Wednesday, August 30, 2006

Some legal issues with FON

This week Fortune magazine has an article about FON being the new way of peer-to-peer wireless connectivity, but there are a couple of things to consider before start uncorking champagne. The first obvious thing to say is that the idea is not new and that it has been around for a while, but this time is getting global and big money funding. But the real issue is whether we are not in front of another Napster case: somebody gets a brilliant idea and puts it to work before the regulatory environment is ready for it (or without considering the legal implications). It can be argued that the Argentinean businessman, always introduced as Spanish, Martin Varsavsky is not a neophyte as Shawn Fanning was, but still there are some causes for concern. For example, in the UK it can be argued that by allowing other people to connect to Internet using its wireless router, a user is establishing a electronic communications network and/or service, which will require a registration under the Communications Act 2003. In the same manner, although case by case need to be studied, it seems quite unlikely that ISPs will allow their users to share the connection so other company makes a profit. On top of that, who will bear responsibility/liability if the visitor misuses the connection?
The idea is very good, but it seems again that some of the IT pioneers and investors keep thinking that this is an area where regulation does not exist or the already the existing ones don't apply to "new" business models, or they know far more than us... Anyway, if the model is successful, we will have to wait and see whether will complement or compete with some of the proposed city-wide wireless networks.

Wednesday, August 23, 2006

Computing scholars and other people's privacy

The New York Times reports on the release of AOL's "three months 'worth of users' query logs to a publicly accessible Web site late last month" and the reactions of some scholars of computer science and linguistics. It seems from the article that most of them think that privacy concerns are secondary to their needs of carrying out research. What it even more worrying (actually appalling came to my mind) is that these are not people ignorant about the privacy they might be breaching; they acknowledge that they might feel uncomfortable, but that they might use the data anyway. Then, taking into account that we are talking about people who are in top-level universities and real specialists in data retrieval, the claim that the person who released the data "didn't anticipate that this kind of data could be used to track down individuals" is simply ludicrous. Obvioulsy AOL didn't believe him because he was fired (but we only have to wait to see if any of these concerned scholars offer him some post or fellowship, which of course will be unrelated to his release of the data for which they have been craving for ten years).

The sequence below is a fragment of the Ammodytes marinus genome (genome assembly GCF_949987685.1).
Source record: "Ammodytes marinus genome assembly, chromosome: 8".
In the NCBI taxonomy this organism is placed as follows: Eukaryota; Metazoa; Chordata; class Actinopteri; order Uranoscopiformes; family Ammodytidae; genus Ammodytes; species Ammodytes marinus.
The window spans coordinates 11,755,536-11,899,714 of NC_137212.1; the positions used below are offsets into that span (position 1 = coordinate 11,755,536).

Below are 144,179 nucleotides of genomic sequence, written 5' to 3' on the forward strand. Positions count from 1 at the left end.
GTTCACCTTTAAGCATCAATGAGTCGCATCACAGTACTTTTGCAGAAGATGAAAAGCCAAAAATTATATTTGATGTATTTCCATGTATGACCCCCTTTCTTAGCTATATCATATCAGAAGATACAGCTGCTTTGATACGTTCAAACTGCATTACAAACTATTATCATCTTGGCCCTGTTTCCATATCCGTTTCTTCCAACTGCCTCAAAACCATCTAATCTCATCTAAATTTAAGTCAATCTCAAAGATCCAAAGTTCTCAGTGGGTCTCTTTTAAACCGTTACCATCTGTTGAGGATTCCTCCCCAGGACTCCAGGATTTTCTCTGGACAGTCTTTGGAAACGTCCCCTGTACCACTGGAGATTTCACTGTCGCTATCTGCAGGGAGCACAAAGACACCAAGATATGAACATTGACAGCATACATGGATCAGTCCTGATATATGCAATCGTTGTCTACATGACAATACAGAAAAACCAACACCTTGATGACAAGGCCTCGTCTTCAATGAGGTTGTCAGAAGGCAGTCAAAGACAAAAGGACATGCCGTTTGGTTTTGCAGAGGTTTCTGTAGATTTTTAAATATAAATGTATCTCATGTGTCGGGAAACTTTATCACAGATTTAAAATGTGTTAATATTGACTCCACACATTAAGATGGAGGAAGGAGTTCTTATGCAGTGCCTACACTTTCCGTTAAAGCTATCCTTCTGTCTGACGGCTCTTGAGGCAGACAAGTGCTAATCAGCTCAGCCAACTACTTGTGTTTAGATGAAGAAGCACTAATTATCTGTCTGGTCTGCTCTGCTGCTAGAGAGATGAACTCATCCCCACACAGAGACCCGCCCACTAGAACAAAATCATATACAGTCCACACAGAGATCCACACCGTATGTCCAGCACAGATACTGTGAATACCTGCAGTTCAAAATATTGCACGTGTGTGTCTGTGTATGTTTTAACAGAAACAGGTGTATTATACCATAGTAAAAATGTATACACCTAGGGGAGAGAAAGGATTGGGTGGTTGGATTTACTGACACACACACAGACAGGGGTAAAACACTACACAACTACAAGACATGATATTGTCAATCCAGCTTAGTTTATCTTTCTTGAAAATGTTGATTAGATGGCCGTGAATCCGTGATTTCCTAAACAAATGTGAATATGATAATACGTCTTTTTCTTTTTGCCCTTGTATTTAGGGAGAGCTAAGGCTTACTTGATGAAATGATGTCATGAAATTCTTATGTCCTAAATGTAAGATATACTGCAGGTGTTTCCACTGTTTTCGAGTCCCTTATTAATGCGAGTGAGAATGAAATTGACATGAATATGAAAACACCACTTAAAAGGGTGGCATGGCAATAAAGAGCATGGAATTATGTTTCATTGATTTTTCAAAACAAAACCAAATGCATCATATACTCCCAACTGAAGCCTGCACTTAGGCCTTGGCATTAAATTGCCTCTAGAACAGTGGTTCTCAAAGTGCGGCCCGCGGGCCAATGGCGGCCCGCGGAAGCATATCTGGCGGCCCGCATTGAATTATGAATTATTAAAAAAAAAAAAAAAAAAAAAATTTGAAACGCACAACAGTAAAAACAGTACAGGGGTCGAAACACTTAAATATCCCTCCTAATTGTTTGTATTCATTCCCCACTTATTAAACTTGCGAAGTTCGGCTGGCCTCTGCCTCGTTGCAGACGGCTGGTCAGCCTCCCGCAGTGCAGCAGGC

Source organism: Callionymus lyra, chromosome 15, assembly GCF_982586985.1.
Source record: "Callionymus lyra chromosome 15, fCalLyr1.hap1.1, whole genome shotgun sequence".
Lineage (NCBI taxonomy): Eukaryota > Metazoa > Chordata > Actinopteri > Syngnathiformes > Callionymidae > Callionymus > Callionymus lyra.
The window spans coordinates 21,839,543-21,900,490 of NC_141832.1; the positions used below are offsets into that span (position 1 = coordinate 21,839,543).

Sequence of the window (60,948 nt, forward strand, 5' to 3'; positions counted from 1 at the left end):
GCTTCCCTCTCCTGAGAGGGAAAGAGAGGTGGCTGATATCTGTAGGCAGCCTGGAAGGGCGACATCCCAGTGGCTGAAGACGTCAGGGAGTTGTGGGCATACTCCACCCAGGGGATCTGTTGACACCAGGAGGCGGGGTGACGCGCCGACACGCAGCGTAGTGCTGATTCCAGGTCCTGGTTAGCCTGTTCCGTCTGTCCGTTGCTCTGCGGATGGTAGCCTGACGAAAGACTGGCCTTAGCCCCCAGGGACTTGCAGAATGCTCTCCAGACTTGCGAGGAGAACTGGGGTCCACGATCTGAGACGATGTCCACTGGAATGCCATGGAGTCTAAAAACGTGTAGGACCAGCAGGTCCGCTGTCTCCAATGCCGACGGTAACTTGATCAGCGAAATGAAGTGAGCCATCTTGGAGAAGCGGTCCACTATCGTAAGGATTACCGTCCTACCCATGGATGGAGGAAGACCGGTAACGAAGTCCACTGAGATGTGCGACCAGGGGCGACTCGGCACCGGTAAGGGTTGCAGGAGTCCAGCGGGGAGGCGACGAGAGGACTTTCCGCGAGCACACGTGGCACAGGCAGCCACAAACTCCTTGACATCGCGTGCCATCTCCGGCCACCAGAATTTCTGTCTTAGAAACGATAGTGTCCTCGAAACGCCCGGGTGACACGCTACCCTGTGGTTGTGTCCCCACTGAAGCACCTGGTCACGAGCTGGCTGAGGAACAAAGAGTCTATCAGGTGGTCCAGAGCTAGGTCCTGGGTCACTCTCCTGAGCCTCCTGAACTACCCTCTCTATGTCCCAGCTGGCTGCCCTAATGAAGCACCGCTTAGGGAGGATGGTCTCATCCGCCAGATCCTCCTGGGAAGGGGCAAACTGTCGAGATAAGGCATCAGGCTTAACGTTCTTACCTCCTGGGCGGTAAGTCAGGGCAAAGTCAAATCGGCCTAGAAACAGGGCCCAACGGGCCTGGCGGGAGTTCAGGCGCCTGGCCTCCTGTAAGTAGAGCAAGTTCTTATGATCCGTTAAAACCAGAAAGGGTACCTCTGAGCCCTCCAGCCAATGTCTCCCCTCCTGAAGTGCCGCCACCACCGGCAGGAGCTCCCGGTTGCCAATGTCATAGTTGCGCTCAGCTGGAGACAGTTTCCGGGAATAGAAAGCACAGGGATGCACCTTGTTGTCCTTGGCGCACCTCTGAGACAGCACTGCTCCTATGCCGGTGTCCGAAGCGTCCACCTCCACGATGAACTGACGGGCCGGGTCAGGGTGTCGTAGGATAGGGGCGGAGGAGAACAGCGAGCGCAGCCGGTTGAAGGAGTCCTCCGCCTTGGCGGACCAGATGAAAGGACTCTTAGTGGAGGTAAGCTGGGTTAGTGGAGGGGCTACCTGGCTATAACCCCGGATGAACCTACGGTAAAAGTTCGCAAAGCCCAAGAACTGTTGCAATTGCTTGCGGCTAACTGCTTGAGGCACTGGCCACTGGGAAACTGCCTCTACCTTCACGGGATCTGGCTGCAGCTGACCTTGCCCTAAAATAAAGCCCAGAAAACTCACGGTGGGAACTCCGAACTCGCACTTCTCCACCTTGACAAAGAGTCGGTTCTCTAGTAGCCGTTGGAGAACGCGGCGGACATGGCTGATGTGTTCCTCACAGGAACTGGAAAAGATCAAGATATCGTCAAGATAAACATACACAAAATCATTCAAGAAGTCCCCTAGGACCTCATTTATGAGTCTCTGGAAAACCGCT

Since one of the scholars named in the article use his own life-experience example to justify the use of the data, I will use mine to explain why it must no be used (and should have never been released). Some years ago I was in Japan and the university in which I was doing my postgraduate studies was conducting a survey that implied giving opinions about several academic topics, administrators and faculty. The survey was designed to be very anonymous, but only if you were Japanese, single, studied one of the classic degrees and were between 18 and 25 years old. No matter how many fields I tried to left blank, any combination of them would identify me. It can be argued that the problem is that I am too different from the "normal" Japanese university student, but as far as I remember, the right to be or think different is part of what makes Western democracies be what they are.
The problems with online raw data are even worse, because context is rapidly lost or forgotten. Now lets imagine that you are a scholar who is carrying out research on online pornography, and that you use your AOL account to do some of your research at home. Try to explain that in ten years time when you are trying to become the dean of your school and somebody discover your night's habits. Or you are a 18 years old kid that does like to watch pornography every night and in fifteen years time plans to become member of the city council...
I think that those elite universities in the USA should start reviewing the curriculum and put more emphasis on ethics while handing out degrees in sciences that might have and impact on other peoples lives...

Monday, August 07, 2006

The return of the Black Box

The Sunday Times published yesterday that several insurance companies are launching policies whereas they install "black boxes" into their customers' cars, these devices monitor their usage and the insurance premium are charged according to the type/time of use. These policies are supposed to reduce the premiuns paid by customers. The same type of scheme was tried in the US and was scrapped due to high cost and that the technology was not ripe. However, once the black box is installed, there are many other uses that can be made of it, uses that raise concern about customers' privacy. Taking into account the new powers of the police (and the way they are used, as for example with the tracking of Oyster Card's users) and the faciltiy with companies can change the conditions of use only giving the consumers the option to cancel the service, the privacy issues that this development raises in England and far more than worrying.